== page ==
McClelland:  The summer after my fourth grade in school, I began working as a grease monkey in our family automobile business. I wore a yellow and green, plastic Valvoline cap, the one shaped like a soldier’s cloth cap. I draped a red grease rag out of my back pants pocket, trailing the odor of dirty oil and grime. In this job I left the domestic confines of my grandmother’s kitchen and was introduced to a male-dominated world in the repair shop where everyone swore a blue streak. Thirty-year-old Jimmy, a soft-spoken, three-hundred-pounder with bug eyes and double chins lost his temper often, seething with barely audible cusses. Short hothead Danny often sent tools clanging across the cement floor while unleashing a stream of epithets. His young son—also Danny, also a hothead—would stand toe-to-toe with his dad, spewing blasphemous profanity. In this brave new world, I saw men vent rage and wield power over others through a bizarre new language. Of all these irreverent men, I worshipped the Tower of Babel, Crocky, the parts man. A wiry little guy, he was also the gas pump attendant—and the undisputed king of invective. Full of feisty charm and brash irreverence, Crocky whittled more privileged men down to his size.  With his cunning use of vituperative words, Crocky was my hero. I wanted to be like him. One evening I used one of these treasured words in my mother’s presence. In fact, showing off, I called her by a crude and offensive term and told her, swaggering in my newfound power, that I wanted to talk like Crocky. Well, you can guess the end of this episode of youthful derring-do. My mother and her oldest brother, a high school principal and a man of unimpeachable rectitude who brooked no nonsense, resolutely served up sure justice and let me know that “in no uncertain terms, young man” are we like the men in the repair shop. And one thing for certain, he told me sternly, is that we do not use such language. He emphasized each word with a pointed index finger slicing the air in front of my nose. Long story short, I no longer wanted to be a parts man. Eventually, seeing the role models of the teachers in my family—my mother, my aunt, and my uncle—as well as my own classroom teachers, teaching became my sole interest throughout my life.

Brown:  Where did you go to school? 

McClelland:  Throughout grades one through eleven, I attended school in my hometown, Masontown. In my senior year, our class was bussed to a new regional high school—Albert Gallatin, which was built near Friendship Hill, the famous American politician’s historic home.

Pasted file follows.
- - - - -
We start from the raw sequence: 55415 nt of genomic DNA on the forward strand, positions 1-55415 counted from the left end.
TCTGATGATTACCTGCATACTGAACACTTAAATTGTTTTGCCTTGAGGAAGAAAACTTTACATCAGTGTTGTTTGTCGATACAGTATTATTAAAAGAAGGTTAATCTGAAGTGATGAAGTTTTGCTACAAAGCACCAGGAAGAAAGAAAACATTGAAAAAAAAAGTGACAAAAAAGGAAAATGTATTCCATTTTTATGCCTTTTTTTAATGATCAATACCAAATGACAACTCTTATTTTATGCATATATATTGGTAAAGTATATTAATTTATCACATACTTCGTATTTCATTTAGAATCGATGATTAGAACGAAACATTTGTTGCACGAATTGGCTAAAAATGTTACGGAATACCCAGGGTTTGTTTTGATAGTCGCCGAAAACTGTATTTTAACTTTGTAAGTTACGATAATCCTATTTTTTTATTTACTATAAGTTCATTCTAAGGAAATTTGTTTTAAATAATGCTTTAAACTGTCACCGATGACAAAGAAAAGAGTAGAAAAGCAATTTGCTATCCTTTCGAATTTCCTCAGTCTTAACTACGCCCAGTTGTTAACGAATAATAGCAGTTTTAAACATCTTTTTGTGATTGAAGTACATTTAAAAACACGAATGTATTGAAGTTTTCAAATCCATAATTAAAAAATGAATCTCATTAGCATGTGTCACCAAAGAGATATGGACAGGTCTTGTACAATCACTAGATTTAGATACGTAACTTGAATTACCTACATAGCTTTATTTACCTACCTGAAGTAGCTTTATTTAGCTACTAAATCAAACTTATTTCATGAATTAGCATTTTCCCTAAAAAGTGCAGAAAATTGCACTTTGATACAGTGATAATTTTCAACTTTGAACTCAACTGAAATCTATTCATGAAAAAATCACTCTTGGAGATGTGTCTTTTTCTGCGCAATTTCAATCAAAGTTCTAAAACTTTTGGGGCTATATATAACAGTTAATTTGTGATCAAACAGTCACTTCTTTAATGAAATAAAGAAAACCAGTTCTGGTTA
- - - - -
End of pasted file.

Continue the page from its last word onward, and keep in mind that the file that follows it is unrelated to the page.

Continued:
Brown:  Talk about your high school experience.  Did you play sports, join clubs?

McClelland:  A super-focused student, I loved Latin, French, English, drama, and public speaking. I also was the play-by-play announcer at our school sports events. Showing a little bit of my family’s political bones, I served as the school’s first student body president and delivered a speech at the dedication of our school. Truth be told, my uncle Ben helped me write and memorize a speech that intoned the region’s history and garnered me the American Legion Award at graduation.

Brown:  What was your favorite subject?

McClelland:  Without a doubt English was my favorite subject. I fell in love with Faulkner’s stories of family honor, sacrifice, and tragedy. His complex, multi-layered plots and convoluted and prolix sentences mesmerized me.  Many years later, as doctoral student, I wrote a dissertation on Faulkner’s fiction.

Brown:  What was your very first job and what were your responsibilities and pay?

McClelland:  As a ten-year-old, I was a grease monkey in the family automobile business. I followed my older brother in this job. Jack-of-all-trades, I washed cars, changed oil, pumped gas, worked in the parts room, ran errands to buy car parts, and swept out the entire shop at night. Our most exciting job was driving new and used cars out of the shop and parking them in the sales lot each morning and returning them inside at night. We earned ten cents an hour, religiously punching in and out of the time clock. A hamburger and a milkshake cost fifty cents at the uptown dairy bar and nothing felt better than buying them with your own hard-earned cash. (And you could play pinball for a dime!)

Brown:  Tell us about your college experience.  

McClelland:  I graduated from Grove City College, a Presbyterian school with a conservative bent, but with a faculty dedicated to delivering a liberal arts education. As an English major I continued to nourish my love of Faulkner and I developed my writing abilities under keen tutelage from close readers and critical thinkers. On campus I enjoyed the Joe College life, particularly through membership and leadership in a local fraternity. I flourished on the proscenium, taking on seven major roles in eight semesters, including Christian in Cyrano de Bergerac, Sheridan Whiteside in The Man Who Came to Dinner, and Vanya in Uncle Vanya. However, it was my role in campus affairs—through representing my fraternity and serving as a dormitory counselor—that was my signal achievement. Through these activities I developed an effective working relationship with the Dean of Men, who—a year after my graduation—offered me my first job in the academy: Assistant Dean of Men and Instructor of English.

In graduate school at Indiana University I found that I could hold my own in class with graduates of the best universities in the country. There, I earned an M.A. and a Ph. D. in English.

Brown:  What advice would you give to your 20-year-old self?